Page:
Director – Mike Norris, Screenplay – Kaci Hill & Mike Norris, Story – Neal Odon, Producers – Mike Norris, Valerie Norris & Thomas A. Treml, Photography – Phillip Thomas, Music – Denis Kashoid, Production Design – Tim McGarity. Production Company – Heaven’s Promise, LLC/2nd Fiddle Entertainment.
Gavin Casalegno (Gabriel), Elise Baughman (Ellen Murphy), Carey Scott (Joe Murphy), Dean Cain (Sheriff Brody), John Schneider (Doc), Jenn Gotzon (Monroe), Joe Berryman (Pastor Sam Ford), Rebekah Kennedy (Camryn Ford), Mike Norris (Chad Smith), Lynette Elliot (Karen Smith), Benjamin Dane (Frank Pierce), Robert Grossman (George Mason), Wesley “Hollywood” Hatchoat (Wesley W. Ranger)
The town of Promise, Texas has suffered from a drought for ten years. People have lost hope, had homes foreclosed or left town. A mysterious child is found on the outskirts of town by Sheriff Brody and gives his name as Gabe. Husband and wife Joe and Ellen Murphy, who are childless due to a miscarriage, agree to take Gabe in. As soon becomes evident, mysterious things happen around Gabe – he appears to cause rain to fall, brings people back from the dead and always urges everybody to find God and come together in prayer.
Since the 1990s, there has been growing Christian Cinema niche market. This consists of films made by Christian believers and marketed both to faith-based groups and to preach to secular audiences. In recent years, these have even been attaining respectable theatrical releases. Quite a number of these have fallen into genre material, featuring appearances from God and Jesus, miracles, visitations to the afterlife and the like. In particular, there seems a recurrent fascination among these with films about Biblical End Times Prophecies – the coming of end of the world with the Anti-Christ, The Rapture etc.
Mike Norris is the son of action star Chuck Norris and has spent much of his career in this Christian Cinema niche. Mike had a small acting career in sporadic bit parts since the 1980s. He made his debut as a director with the crime film The Rage Within (2001), followed by episodes of his father’s tv series Walker, Texas Ranger (1993-2001). After that Mike began to specialise as a director and writer of films for Christian audiences with the likes of Birdie & Bogey (2004), Maggie’s Passage (2009), Mission Air (2014), the laughable right wing conspiracy theory film Amerigeddon (2016) and the Biblical Apocalypse/survivalist drama The Crossroads of Hunter Wilde (2019), as well as a scripting a further Christian film Bells of Innocence (2003) that starred his father.
Underlying Norris’s beliefs is a conservative Christian agenda – Amerigeddon, which features an appearance from Alex Jones, even comes with a plot that has the UN preparing to conduct a coup of the American government and wanting to confiscate your guns. The end credits here even include a thank you to Rush Limbaugh’s marketed brand of Two If By Tea. Mike can be seen on screen here in a small part as one of the townspeople who goes on a drinking bender, is killed and then brought back to life.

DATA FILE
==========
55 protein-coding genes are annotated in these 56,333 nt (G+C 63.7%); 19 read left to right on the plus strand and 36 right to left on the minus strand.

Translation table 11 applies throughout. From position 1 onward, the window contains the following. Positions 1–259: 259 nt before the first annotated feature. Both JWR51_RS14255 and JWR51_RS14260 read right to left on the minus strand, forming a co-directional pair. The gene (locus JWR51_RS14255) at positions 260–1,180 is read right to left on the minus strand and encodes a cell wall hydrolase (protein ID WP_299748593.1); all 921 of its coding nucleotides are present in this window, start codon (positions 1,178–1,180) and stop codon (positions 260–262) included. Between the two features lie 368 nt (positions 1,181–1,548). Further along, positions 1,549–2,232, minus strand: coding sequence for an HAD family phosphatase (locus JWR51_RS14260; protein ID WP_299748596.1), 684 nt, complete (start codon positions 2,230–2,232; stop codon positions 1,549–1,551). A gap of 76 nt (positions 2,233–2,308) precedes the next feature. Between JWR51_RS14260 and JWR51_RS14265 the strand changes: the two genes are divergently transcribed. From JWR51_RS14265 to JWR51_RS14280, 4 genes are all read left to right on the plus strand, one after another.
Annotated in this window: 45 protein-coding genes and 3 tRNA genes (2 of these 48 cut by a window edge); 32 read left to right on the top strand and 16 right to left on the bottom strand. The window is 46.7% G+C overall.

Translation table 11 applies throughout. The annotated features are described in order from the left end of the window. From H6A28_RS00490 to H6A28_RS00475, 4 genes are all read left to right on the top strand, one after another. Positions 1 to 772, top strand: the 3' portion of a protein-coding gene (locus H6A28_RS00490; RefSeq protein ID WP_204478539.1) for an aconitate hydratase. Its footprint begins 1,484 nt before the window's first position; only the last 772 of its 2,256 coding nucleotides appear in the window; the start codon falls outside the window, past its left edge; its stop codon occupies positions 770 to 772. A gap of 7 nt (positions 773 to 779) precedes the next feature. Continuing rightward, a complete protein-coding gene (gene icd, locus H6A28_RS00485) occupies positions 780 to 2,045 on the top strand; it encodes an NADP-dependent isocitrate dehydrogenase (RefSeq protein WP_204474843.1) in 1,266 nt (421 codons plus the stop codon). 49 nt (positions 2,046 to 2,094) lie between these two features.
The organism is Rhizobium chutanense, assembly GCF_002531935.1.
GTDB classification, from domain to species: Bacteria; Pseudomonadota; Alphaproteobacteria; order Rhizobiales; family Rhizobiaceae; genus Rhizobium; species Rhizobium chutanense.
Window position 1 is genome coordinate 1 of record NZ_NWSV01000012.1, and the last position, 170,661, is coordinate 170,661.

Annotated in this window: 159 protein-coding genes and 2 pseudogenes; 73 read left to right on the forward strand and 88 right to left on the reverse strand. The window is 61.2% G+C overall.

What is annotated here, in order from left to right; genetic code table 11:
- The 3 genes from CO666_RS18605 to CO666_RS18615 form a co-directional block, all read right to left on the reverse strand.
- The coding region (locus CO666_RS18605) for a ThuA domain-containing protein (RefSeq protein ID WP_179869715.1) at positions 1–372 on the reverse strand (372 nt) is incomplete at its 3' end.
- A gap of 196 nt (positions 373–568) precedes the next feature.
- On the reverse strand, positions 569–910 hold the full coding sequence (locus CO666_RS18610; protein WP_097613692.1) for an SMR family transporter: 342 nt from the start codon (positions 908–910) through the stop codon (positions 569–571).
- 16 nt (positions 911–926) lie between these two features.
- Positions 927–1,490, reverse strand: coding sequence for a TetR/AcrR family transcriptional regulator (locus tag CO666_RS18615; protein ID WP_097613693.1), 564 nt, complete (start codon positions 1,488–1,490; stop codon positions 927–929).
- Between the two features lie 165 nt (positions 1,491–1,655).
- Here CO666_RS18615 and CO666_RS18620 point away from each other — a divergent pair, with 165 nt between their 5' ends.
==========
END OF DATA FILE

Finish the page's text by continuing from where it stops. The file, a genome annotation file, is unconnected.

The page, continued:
I Am … Gabriel is the sort of film that gives Christian Cinema the bad name it has. It is a preachy tract whose only purpose is to tell people they need to come to God. Gavin Casalegno’s Gabriel puts it directly at one point: “Do you talk to God? … I know he’d like to hear from you.” Although it may say something that The Almighty’s plans to help an impoverished town recover from a slump is for the townspeople to create an industry mass-producing prayer mats – not so much spreading faith to the world as marketing Christian merchandise.
It should be pointed out that at no point does the film actually offer any argument as to why anybody should come to have faith in God – at most all we get is a series of miracles. Everything comes in simplistic emotive cues. The score consists of the sort of music that usually gets played in elevators before every so often it suddenly surges to a momentous point. Everybody in the town (which seems to be 99% white) dresses modest and attends church. Even the farmers turns from their drought-ridden crop and look to the sky with inner anguish written across their faces. It is the sort of thing that even Hallmark and Lifetime would reject as being too mawkish for their whitebread tastes.
The impossibly pretty seeming Gavin Casalegno (who was thirteen years old at the time) plays the character called Gabe. Given the title, the twist where he manifests a set of wings and reveals he is really … the angel Gabriel is a surprise that you can guess within the opening moments. Everything – every problem each character faces from Rebekah Kennedy’s pill-popping to Mike Norris’s character’s drinking bender to John Schneider’s health issues and the town’s drought – only exist for the provision of a miraculous solution later in the show. The only one that doesn’t – the death of Dean Cain’s wife – is something we are told is final and becomes so that he can learn how this caused bitterness and he can then repent from his slide into atheism with the promise that the two of them will be reunited in the afterlife. The epilogue is something that you can see coming from the opening scene of the film in which Elise Baughman has a miscarriage, which is something that only exists to be miraculously healed later in the show.